For example in Hebrews 2:1, we read this and I'll read the first three verses, the first part of verse 3, "For this reason," and it's culminating the greatness of Christ,

1 For this reason we must pay much closer attention to what we have heard, so that we do not drift away from it. 2 For if the word spoken through angels proved unalterable, and every transgression and disobedience received a just penalty, 3 how will we escape if we neglect so great a salvation?

And of course, that wasn't an actual question, the reality is you won't escape. There is salvation in no one else.

So the book over and over is warning people, "Don't turn away," and we're at the end of chapter 4 tonight in the text that we're going to study but what you see picking up in the middle of chapter 3 continuing up to the point where we are is a long warning based on the history of Israel. The writer was warning them, "Look, you know the history. You know what happened with the generation that came out of Israel with Moses. They saw great miracles. They followed Moses out despite all their grumbling. They passed through the Red Sea. They saw all of that and when the law was first given, Moses was first relaying things to them, they said, 'Whatever you say, we'll do.'" But if you know your Old Testament, they said one thing and did another, such that God left them to die in the wilderness and in the verses immediately preceding our text tonight, the writer is recounting all of that. He's warning them again beginning in verse 11,

11 Therefore let us be diligent to enter that rest, so that no one will fall, through following the same example of disobedience [the example of the Israelites]. 12 For the word of God is living and active and sharper than any two-edged sword, and piercing as far as the division of soul and spirit, of both joints and marrow, and able to judge the thoughts and intentions of the heart. 13 And there is no creature hidden from His sight, but all things are open and laid bare to the eyes of Him with whom we have to do.

So the writer has given a strong warning because he seems to understand that there are some who are in danger of becoming apostates, turning away from the faith. So the parable of the sowers, they respond with joy and then they fall away, and he's warning them, "Don't do that." The word of God will tell you where your heart is. God will peel back the layers. Don't think even if you fool all of us, that you're fooling God.

So this is a strong warning and the writer, though, at the end of chapter 4 in the verses we're going to study tonight, stops for a moment. It's almost that he knows what he's saying could be jarring to people and he wants to reassure genuine believers of the hope and security they have. If you harden yourself, God's not mocked. There's a strong call to repentance prior to this. "Today if you hear his voice, do not harden your hearts," the writer is quoting but the writer here slows down and it's in these verses after the strong warnings that I think he gives encouragement to all of us in our daily struggles. The writer really is at a transition point in the whole book. He's getting ready to deal for chapters with Jesus and his uniqueness and his all-sufficient sacrifice, but he sort of gives a gift to the church with the words that we find here. In the midst of persecution, in the midst of hardship, he's making it clear there's hope for you now. I long for heaven but I praise the Lord that if it takes heaven a lot of years to get here, I have hope now. You have hope now.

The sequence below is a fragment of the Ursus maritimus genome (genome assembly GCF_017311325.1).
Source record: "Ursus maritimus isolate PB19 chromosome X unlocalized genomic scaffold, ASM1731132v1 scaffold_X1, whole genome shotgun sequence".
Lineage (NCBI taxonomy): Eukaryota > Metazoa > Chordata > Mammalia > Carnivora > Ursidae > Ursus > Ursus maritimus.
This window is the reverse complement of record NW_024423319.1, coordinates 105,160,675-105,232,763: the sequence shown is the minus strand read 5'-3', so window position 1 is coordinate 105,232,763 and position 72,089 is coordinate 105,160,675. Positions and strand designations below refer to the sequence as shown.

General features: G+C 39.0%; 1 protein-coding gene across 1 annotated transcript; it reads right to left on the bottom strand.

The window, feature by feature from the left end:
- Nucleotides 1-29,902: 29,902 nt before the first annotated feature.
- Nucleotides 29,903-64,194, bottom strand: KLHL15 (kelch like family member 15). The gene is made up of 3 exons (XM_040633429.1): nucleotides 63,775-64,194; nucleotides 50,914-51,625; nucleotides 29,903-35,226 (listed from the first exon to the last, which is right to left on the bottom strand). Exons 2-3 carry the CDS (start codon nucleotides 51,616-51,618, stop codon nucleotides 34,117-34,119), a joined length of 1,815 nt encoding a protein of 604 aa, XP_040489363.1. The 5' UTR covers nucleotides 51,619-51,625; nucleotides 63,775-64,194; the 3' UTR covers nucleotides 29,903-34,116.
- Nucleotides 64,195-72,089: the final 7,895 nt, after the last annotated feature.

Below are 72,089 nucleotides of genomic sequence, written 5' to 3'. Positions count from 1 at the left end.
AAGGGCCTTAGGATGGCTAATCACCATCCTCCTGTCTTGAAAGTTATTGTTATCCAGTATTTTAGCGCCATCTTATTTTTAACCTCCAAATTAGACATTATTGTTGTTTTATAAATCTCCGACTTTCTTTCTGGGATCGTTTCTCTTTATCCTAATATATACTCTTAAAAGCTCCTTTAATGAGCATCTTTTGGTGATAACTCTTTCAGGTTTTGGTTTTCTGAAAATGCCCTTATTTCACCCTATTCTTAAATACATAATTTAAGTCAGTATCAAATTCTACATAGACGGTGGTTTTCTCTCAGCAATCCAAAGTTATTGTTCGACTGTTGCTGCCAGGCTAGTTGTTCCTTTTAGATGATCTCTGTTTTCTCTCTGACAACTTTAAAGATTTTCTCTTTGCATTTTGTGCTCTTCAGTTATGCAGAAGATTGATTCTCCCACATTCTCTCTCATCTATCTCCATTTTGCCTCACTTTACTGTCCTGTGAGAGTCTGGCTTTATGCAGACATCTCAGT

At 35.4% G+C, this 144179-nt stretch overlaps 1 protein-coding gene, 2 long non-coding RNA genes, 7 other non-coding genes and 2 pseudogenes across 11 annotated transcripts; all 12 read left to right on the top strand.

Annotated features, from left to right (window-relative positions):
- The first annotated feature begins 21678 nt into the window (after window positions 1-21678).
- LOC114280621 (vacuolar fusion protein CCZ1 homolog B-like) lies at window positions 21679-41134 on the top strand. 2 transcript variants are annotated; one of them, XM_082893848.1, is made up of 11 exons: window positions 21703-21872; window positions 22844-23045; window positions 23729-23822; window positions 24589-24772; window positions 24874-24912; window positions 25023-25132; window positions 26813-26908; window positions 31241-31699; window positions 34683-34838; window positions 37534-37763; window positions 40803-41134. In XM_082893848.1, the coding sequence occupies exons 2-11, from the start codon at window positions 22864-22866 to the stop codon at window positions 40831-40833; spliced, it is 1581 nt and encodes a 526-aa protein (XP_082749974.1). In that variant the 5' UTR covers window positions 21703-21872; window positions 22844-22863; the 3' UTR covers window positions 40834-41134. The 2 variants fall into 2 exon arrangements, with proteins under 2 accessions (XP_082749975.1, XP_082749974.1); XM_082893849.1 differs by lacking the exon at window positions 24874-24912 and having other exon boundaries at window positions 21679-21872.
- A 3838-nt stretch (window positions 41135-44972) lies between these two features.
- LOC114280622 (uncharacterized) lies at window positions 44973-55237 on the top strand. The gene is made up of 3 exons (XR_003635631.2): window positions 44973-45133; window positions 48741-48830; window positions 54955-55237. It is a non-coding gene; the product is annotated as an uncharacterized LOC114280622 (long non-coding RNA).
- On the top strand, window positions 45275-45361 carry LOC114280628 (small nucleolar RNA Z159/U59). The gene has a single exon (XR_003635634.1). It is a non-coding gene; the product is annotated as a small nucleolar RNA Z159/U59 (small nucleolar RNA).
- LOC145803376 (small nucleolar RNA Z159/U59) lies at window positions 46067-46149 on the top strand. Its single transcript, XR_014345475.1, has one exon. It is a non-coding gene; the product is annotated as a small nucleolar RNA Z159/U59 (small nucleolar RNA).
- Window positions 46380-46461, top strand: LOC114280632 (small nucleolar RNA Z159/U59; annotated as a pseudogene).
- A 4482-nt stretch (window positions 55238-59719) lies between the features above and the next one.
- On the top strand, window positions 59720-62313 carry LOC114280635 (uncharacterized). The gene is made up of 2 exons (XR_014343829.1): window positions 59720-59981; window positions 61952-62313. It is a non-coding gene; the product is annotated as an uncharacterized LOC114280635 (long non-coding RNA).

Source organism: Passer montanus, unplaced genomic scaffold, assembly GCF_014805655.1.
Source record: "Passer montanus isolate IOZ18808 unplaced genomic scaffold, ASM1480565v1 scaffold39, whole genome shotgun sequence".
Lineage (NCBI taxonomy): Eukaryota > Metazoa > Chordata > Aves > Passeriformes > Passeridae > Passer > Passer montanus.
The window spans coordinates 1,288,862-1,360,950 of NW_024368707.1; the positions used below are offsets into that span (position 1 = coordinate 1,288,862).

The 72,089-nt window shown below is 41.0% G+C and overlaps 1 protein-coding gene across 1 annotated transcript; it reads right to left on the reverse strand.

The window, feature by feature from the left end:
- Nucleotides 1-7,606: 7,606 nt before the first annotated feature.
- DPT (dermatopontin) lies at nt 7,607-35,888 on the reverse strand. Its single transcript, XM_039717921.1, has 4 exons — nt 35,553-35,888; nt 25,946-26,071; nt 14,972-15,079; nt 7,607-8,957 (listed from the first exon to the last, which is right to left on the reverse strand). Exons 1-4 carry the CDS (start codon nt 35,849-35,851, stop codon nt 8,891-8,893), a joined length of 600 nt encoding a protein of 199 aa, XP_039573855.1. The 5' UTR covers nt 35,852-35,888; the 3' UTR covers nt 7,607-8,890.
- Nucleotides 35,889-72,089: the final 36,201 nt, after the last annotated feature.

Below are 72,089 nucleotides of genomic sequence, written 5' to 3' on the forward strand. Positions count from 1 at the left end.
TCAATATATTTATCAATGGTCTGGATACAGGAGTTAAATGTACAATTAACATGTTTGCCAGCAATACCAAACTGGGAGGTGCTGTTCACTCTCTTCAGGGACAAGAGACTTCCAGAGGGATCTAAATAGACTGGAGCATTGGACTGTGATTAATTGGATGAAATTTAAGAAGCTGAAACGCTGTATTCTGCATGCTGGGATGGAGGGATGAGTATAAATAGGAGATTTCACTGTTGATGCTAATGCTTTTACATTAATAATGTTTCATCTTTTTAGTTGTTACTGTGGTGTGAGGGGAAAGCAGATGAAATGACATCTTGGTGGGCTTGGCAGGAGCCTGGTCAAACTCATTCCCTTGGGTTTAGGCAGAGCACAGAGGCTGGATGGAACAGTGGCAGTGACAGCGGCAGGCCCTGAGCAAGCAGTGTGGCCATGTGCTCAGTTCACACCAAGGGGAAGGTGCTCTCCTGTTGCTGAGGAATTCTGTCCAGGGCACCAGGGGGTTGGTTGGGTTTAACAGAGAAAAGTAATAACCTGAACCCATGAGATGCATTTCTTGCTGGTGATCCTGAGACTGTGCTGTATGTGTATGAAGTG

So I'm going to read verses 14 to 16 and then we're going to look at some encouragements that come from Jesus Christ.


14 Therefore, since we have a great high priest who has passed through the heavens, Jesus the Son of God, let us hold fast our confession. 15 For we do not have a high priest who cannot sympathize with our weaknesses, but One who has been tempted in all things as we are, yet without sin. 16 Therefore let us draw near with confidence to the throne of grace, so that we may receive mercy and find grace to help in time of need.


If your life is going wonderfully, praise the Lord, tuck this away for when you're going through struggles, but if you're facing challenges, I pray from this text that we'll see three encouragements from our great high priest in the midst of our struggles. Three encouragements from our great high priest in the midst of our struggles.


The first encouragement is this: we have hope to stand firm in the faith. We have hope to stand firm in the faith. As he often does, the writer uses the word "therefore." He's constantly making arguments. I think part of the reason I've been attracted to the book of Hebrews is how orderly and logical things are. He lays out truths and then he brings it into focus as to why it matters.


1 Therefore, since we have a great high priest


The writer has already mentioned Jesus as high priest. That's a focus that's going to occupy multiple chapters coming up in this book but in this context, he wants to establish something that's different than any high priest they've ever known. In Hebrews 2:17, he's already introduced this concept. He said,